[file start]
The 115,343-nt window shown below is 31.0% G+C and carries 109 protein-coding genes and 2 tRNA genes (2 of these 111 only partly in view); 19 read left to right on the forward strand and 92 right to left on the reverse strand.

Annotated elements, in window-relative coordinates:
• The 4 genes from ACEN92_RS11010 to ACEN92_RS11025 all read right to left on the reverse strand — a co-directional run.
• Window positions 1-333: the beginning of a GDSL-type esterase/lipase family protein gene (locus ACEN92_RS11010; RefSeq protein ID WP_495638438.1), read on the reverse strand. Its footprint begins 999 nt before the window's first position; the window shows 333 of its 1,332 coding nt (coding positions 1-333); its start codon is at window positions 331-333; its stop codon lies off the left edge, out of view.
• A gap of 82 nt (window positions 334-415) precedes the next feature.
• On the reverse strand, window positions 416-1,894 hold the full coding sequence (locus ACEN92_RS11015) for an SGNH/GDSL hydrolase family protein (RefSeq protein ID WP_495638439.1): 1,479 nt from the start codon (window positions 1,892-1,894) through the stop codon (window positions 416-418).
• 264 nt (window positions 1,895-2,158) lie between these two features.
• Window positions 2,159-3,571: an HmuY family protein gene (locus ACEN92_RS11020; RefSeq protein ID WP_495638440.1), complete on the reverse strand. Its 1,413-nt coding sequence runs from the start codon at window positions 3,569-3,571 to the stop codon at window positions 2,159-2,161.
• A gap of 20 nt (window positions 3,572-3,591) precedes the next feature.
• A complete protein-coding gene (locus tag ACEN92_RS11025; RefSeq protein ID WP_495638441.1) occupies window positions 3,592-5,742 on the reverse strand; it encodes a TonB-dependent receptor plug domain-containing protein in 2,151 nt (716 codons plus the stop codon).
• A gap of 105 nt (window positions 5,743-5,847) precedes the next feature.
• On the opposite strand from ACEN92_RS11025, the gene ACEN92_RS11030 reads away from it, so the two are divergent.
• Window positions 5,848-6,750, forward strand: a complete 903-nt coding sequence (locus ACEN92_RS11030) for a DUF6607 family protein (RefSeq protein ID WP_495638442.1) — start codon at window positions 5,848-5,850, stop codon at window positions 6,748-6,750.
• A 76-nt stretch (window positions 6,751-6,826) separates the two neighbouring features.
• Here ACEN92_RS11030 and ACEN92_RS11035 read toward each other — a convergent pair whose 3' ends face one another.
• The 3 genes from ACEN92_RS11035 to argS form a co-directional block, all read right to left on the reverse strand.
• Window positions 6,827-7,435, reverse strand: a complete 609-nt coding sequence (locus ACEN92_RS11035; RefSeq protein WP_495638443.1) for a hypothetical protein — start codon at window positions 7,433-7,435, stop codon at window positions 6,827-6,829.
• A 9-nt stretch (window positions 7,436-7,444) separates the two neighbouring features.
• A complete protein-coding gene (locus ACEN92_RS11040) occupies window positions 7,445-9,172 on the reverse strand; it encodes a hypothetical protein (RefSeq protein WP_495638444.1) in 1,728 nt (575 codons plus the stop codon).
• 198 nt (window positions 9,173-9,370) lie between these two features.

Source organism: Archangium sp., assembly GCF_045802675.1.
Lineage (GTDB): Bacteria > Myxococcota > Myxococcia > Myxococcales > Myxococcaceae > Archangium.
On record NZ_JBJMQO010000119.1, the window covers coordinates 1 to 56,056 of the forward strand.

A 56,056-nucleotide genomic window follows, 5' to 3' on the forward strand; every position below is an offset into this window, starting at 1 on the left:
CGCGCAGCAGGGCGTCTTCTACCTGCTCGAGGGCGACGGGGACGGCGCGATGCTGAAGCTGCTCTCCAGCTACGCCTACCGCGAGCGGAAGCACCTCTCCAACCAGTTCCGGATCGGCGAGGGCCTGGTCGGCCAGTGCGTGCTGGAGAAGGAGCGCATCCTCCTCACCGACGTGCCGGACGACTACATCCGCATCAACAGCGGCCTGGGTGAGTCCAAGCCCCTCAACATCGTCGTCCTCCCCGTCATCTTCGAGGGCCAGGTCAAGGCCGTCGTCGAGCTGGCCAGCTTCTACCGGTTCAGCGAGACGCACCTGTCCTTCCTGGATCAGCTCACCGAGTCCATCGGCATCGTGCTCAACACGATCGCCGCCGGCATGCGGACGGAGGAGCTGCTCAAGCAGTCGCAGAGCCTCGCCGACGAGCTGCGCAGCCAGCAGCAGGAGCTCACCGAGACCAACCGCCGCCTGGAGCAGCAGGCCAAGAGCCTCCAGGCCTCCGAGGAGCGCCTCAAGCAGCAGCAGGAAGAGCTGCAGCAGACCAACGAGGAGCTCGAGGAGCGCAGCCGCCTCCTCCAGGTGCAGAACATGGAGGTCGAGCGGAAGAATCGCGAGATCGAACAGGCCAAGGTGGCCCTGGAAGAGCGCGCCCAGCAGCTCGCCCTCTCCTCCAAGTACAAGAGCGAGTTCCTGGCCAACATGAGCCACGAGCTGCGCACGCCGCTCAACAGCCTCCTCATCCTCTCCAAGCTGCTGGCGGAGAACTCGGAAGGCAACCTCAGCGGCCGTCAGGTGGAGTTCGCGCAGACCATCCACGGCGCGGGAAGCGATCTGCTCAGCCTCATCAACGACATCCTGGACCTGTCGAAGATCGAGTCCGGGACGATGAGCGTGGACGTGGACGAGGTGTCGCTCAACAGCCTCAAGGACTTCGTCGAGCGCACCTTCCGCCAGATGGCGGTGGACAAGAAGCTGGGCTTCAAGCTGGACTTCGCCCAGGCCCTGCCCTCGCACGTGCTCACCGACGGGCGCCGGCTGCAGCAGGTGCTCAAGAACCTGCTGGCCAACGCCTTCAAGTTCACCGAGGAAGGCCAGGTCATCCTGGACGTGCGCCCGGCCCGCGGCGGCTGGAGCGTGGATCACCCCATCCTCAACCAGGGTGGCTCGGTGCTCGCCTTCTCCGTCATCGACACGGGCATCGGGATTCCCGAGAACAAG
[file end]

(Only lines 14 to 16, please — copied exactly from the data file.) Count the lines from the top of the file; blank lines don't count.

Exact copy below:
• A 76-nt stretch (window positions 6,751-6,826) separates the two neighbouring features.
• Here ACEN92_RS11030 and ACEN92_RS11035 read toward each other — a convergent pair whose 3' ends face one another.
• The 3 genes from ACEN92_RS11035 to argS form a co-directional block, all read right to left on the reverse strand.